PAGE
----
ANCHORAGE, Alaska (AP) — Police arrested the wrong person in the 2017 shooting deaths of three men at a coin and precious metals shop in Anchorage, a defense attorney said at the murder trial of the suspect, who provided security at the store.
Anthony Pisano, 45, is charged in the deaths of Steven Cook, 31, an owner of The Bullion Brothers, and building tenants Kenneth Hartman, 48, and Daniel McCreadie, 31.
During opening statements Wednesday, defense attorney Kevin Fitzgerald said co-owner Michael Dupree killed Cook, the Anchorage Daily News reported. When Hartman and McCreadie responded to the shots, Fitzgerald said, Pisano shot them in self-defense.
Prosecutor Brittany Dunlop said only Pisano was responsible for killing the three men on Sept. 12, 2017, and his motive was robbery.
“Ladies and gentlemen, there was no second shooter and this wasn’t self-defense,” she told the jury.
Cook and Dupree opened the store in 2015. Dunlop described it as “the Cheers of gold bullion shops” where friends and customers would stay for hours to “shoot the breeze."
Dupree and Cook met Pisano through a mutual friend and police officer. Pisano was a former paratrooper stationed at Joint Base Elmendorf-Richardson. After nearly two decades in the Army, he had retired as a sergeant and was hired to provide security for the store.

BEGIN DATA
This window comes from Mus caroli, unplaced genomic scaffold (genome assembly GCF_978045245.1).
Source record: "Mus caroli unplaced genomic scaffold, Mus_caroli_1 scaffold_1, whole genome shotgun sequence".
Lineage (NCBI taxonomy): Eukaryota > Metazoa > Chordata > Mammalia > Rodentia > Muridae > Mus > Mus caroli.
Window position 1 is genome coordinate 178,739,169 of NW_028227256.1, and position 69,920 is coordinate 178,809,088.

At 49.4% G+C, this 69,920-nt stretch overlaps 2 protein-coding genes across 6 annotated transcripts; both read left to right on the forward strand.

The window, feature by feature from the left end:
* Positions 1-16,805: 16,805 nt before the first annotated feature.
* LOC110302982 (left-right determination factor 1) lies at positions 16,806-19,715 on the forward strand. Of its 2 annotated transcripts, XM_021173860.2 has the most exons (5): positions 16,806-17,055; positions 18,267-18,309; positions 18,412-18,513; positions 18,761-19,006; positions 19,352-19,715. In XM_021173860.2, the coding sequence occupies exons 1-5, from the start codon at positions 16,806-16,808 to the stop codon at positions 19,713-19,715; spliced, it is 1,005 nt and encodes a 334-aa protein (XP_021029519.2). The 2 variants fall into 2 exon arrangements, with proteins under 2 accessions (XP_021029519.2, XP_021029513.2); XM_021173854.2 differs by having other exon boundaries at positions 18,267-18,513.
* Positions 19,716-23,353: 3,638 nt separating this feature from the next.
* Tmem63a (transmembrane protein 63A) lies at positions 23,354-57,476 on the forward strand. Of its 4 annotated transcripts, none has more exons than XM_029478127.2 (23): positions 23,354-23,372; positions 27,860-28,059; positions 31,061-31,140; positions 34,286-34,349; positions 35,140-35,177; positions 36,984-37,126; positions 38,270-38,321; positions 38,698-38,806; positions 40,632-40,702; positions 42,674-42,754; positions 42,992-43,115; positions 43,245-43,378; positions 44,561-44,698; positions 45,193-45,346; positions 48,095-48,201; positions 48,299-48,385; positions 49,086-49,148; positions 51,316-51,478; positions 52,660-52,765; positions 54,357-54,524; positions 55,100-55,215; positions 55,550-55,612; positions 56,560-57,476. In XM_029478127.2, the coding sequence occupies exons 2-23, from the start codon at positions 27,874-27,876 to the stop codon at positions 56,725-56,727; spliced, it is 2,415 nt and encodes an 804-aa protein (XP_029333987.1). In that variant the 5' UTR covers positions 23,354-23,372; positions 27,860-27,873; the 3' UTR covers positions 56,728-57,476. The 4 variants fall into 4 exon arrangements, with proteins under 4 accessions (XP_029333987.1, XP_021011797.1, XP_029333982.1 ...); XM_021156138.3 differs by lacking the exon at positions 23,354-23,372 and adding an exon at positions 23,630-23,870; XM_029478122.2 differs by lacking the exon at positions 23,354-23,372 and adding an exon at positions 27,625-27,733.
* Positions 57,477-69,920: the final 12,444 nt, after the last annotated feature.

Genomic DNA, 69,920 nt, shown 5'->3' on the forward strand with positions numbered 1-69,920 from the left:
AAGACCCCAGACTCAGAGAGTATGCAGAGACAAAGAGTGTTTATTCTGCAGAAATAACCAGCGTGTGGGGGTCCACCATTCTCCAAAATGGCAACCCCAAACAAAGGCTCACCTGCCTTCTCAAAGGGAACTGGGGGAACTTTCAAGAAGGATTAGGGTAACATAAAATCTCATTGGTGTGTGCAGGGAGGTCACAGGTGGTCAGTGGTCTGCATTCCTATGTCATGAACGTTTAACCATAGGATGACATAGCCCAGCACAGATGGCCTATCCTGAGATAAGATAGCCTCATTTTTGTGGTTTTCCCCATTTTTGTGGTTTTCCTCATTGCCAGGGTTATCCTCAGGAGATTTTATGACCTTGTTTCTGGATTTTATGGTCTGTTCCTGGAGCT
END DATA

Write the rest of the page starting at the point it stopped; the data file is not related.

Pisano desperately needed money, Dunlop said, noting that the day before the shooting, security footage showed him checking how much cash was inside the store. The prosecutor displayed photos from the day of the killings showing Pisano entering the store, turning off security cameras and carrying in a black box containing flares and two bottles filled with gasoline.
Witnesses reported shots just before 10 a.m. Dupree called 911 and said Pisano had shot Cook in an office. Dupree said he had wrestled a handgun away from Pisano and ran out of the store.
Investigators said Pisano then shot McCreadie, who was found in an open doorway, and Hartman, who found at the top of a stairwell.
Fitzgerald said Dupree shot Cook after their relationship had become strained because Dupree had grown disenchanted with the gold shop. Cook had asked Pisano to turn off the security camera because the two owners were secretive about their business, Fitzgerald said.
The lawyer said Pisano tripped and fell after Cook was shot. His gun fell from his holster and Dupree grabbed it before leaving the shop, Fitzgerald said.
Pisano used Cook’s gun to defend himself when McCreadie appeared and the two held each other at gunpoint, Fitzgerald said, Hartman appeared at the top of the stairs. Fitzgerald said, and Pisano believed he was also armed. Pisano shot both in self-defense, the lawyer said.